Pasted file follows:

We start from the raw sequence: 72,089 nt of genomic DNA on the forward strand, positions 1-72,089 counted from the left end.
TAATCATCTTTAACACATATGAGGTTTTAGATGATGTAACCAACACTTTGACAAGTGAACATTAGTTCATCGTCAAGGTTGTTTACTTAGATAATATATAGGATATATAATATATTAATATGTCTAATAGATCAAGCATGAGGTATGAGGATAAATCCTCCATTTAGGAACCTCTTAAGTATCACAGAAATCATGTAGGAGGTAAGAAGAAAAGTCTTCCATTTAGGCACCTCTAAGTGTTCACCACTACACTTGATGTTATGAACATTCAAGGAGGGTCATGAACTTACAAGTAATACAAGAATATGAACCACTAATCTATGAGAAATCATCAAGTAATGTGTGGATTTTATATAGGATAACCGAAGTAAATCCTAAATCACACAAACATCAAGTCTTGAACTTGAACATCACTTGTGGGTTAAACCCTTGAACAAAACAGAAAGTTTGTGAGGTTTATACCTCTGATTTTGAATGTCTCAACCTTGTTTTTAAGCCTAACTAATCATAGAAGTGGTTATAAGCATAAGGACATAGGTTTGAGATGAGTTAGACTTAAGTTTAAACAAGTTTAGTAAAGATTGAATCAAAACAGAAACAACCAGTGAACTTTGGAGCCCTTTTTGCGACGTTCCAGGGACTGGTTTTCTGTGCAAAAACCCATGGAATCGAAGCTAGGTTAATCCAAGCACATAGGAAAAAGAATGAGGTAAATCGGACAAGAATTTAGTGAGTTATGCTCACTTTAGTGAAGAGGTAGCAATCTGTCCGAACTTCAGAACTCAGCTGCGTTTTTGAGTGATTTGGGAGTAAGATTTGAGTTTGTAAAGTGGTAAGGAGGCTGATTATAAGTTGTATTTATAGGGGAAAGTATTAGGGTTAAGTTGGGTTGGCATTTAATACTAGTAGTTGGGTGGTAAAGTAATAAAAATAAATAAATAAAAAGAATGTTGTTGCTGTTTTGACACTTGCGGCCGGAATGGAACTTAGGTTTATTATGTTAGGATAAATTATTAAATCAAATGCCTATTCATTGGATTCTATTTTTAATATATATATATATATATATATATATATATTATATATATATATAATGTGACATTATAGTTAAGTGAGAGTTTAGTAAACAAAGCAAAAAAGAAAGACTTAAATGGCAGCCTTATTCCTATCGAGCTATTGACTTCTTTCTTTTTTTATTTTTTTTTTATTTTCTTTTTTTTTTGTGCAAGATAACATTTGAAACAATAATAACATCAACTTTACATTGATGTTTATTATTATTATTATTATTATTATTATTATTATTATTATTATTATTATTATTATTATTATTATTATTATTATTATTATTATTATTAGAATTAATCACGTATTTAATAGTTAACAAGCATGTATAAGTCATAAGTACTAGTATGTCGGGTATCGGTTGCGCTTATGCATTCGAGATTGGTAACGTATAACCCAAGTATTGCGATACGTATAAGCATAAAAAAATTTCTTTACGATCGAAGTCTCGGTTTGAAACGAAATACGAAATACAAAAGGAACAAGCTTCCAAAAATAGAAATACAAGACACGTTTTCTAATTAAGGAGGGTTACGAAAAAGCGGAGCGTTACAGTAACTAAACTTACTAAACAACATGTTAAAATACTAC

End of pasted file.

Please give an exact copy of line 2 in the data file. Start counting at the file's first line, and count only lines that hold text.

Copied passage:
TAATCATCTTTAACACATATGAGGTTTTAGATGATGTAACCAACACTTTGACAAGTGAACATTAGTTCATCGTCAAGGTTGTTTACTTAGATAATATATAGGATATATAATATATTAATATGTCTAATAGATCAAGCATGAGGTATGAGGATAAATCCTCCATTTAGGAACCTCTTAAGTATCACAGAAATCATGTAGGAGGTAAGAAGAAAAGTCTTCCATTTAGGCACCTCTAAGTGTTCACCACTACACTTGATGTTATGAACATTCAAGGAGGGTCATGAACTTACAAGTAATACAAGAATATGAACCACTAATCTATGAGAAATCATCAAGTAATGTGTGGATTTTATATAGGATAACCGAAGTAAATCCTAAATCACACAAACATCAAGTCTTGAACTTGAACATCACTTGTGGGTTAAACCCTTGAACAAAACAGAAAGTTTGTGAGGTTTATACCTCTGATTTTGAATGTCTCAACCTTGTTTTTAAGCCTAACTAATCATAGAAGTGGTTATAAGCATAAGGACATAGGTTTGAGATGAGTTAGACTTAAGTTTAAACAAGTTTAGTAAAGATTGAATCAAAACAGAAACAACCAGTGAACTTTGGAGCCCTTTTTGCGACGTTCCAGGGACTGGTTTTCTGTGCAAAAACCCATGGAATCGAAGCTAGGTTAATCCAAGCACATAGGAAAAAGAATGAGGTAAATCGGACAAGAATTTAGTGAGTTATGCTCACTTTAGTGAAGAGGTAGCAATCTGTCCGAACTTCAGAACTCAGCTGCGTTTTTGAGTGATTTGGGAGTAAGATTTGAGTTTGTAAAGTGGTAAGGAGGCTGATTATAAGTTGTATTTATAGGGGAAAGTATTAGGGTTAAGTTGGGTTGGCATTTAATACTAGTAGTTGGGTGGTAAAGTAATAAAAATAAATAAATAAAAAGAATGTTGTTGCTGTTTTGACACTTGCGGCCGGAATGGAACTTAGGTTTATTATGTTAGGATAAATTATTAAATCAAATGCCTATTCATTGGATTCTATTTTTAATATATATATATATATATATATATATATATTATATATATATATAATGTGACATTATAGTTAAGTGAGAGTTTAGTAAACAAAGCAAAAAAGAAAGACTTAAATGGCAGCCTTATTCCTATCGAGCTATTGACTTCTTTCTTTTTTTATTTTTTTTTTATTTTCTTTTTTTTTTGTGCAAGATAACATTTGAAACAATAATAACATCAACTTTACATTGATGTTTATTATTATTATTATTATTATTATTATTATTATTATTATTATTATTATTATTATTATTATTATTATTATTATTATTATTATTATTAGAATTAATCACGTATTTAATAGTTAACAAGCATGTATAAGTCATAAGTACTAGTATGTCGGGTATCGGTTGCGCTTATGCATTCGAGATTGGTAACGTATAACCCAAGTATTGCGATACGTATAAGCATAAAAAAATTTCTTTACGATCGAAGTCTCGGTTTGAAACGAAATACGAAATACAAAAGGAACAAGCTTCCAAAAATAGAAATACAAGACACGTTTTCTAATTAAGGAGGGTTACGAAAAAGCGGAGCGTTACAGTAACTAAACTTACTAAACAACATGTTAAAATACTAC